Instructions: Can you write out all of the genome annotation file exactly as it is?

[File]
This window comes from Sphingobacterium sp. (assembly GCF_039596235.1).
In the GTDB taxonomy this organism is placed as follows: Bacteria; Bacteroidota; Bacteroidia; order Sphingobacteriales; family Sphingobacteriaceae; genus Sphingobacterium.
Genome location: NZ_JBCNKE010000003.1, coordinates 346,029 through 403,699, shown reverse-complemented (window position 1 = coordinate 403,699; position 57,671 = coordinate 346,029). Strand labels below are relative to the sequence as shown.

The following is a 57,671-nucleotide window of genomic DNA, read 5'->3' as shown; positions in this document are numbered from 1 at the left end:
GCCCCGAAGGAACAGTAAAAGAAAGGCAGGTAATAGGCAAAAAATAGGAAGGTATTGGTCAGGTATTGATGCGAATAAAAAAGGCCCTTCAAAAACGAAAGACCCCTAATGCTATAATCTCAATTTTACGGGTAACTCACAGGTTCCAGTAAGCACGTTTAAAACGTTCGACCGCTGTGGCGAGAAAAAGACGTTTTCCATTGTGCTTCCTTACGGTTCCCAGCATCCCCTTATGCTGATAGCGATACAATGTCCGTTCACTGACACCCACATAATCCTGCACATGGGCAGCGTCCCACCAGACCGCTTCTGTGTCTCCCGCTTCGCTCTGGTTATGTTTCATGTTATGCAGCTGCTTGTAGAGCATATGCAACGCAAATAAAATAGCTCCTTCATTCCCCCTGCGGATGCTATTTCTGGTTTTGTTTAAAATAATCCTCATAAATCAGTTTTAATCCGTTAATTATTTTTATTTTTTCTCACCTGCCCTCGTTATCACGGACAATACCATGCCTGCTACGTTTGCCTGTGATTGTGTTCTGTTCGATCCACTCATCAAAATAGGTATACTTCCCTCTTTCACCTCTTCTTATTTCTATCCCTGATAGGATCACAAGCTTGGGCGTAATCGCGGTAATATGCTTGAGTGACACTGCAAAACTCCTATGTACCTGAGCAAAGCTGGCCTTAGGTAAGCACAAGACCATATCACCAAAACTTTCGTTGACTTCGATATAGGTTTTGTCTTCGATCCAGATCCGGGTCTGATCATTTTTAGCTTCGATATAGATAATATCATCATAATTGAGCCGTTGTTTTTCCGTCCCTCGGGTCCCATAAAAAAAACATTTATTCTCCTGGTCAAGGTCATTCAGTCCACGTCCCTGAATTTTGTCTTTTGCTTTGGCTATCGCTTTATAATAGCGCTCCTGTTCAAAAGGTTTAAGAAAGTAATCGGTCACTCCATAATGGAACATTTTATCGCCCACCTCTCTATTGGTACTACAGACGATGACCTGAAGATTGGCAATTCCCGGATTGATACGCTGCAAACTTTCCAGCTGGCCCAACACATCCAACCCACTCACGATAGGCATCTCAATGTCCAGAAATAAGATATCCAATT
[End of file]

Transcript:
This window comes from Sphingobacterium sp. (assembly GCF_039596235.1).
In the GTDB taxonomy this organism is placed as follows: Bacteria; Bacteroidota; Bacteroidia; order Sphingobacteriales; family Sphingobacteriaceae; genus Sphingobacterium.
Genome location: NZ_JBCNKE010000003.1, coordinates 346,029 through 403,699, shown reverse-complemented (window position 1 = coordinate 403,699; position 57,671 = coordinate 346,029). Strand labels below are relative to the sequence as shown.

The following is a 57,671-nucleotide window of genomic DNA, read 5'->3' as shown; positions in this document are numbered from 1 at the left end:
GCCCCGAAGGAACAGTAAAAGAAAGGCAGGTAATAGGCAAAAAATAGGAAGGTATTGGTCAGGTATTGATGCGAATAAAAAAGGCCCTTCAAAAACGAAAGACCCCTAATGCTATAATCTCAATTTTACGGGTAACTCACAGGTTCCAGTAAGCACGTTTAAAACGTTCGACCGCTGTGGCGAGAAAAAGACGTTTTCCATTGTGCTTCCTTACGGTTCCCAGCATCCCCTTATGCTGATAGCGATACAATGTCCGTTCACTGACACCCACATAATCCTGCACATGGGCAGCGTCCCACCAGACCGCTTCTGTGTCTCCCGCTTCGCTCTGGTTATGTTTCATGTTATGCAGCTGCTTGTAGAGCATATGCAACGCAAATAAAATAGCTCCTTCATTCCCCCTGCGGATGCTATTTCTGGTTTTGTTTAAAATAATCCTCATAAATCAGTTTTAATCCGTTAATTATTTTTATTTTTTCTCACCTGCCCTCGTTATCACGGACAATACCATGCCTGCTACGTTTGCCTGTGATTGTGTTCTGTTCGATCCACTCATCAAAATAGGTATACTTCCCTCTTTCACCTCTTCTTATTTCTATCCCTGATAGGATCACAAGCTTGGGCGTAATCGCGGTAATATGCTTGAGTGACACTGCAAAACTCCTATGTACCTGAGCAAAGCTGGCCTTAGGTAAGCACAAGACCATATCACCAAAACTTTCGTTGACTTCGATATAGGTTTTGTCTTCGATCCAGATCCGGGTCTGATCATTTTTAGCTTCGATATAGATAATATCATCATAATTGAGCCGTTGTTTTTCCGTCCCTCGGGTCCCATAAAAAAAACATTTATTCTCCTGGTCAAGGTCATTCAGTCCACGTCCCTGAATTTTGTCTTTTGCTTTGGCTATCGCTTTATAATAGCGCTCCTGTTCAAAAGGTTTAAGAAAGTAATCGGTCACTCCATAATGGAACATTTTATCGCCCACCTCTCTATTGGTACTACAGACGATGACCTGAAGATTGGCAATTCCCGGATTGATACGCTGCAAACTTTCCAGCTGGCCCAACACATCCAACCCACTCACGATAGGCATCTCAATGTCCAGAAATAAGATATCCAATT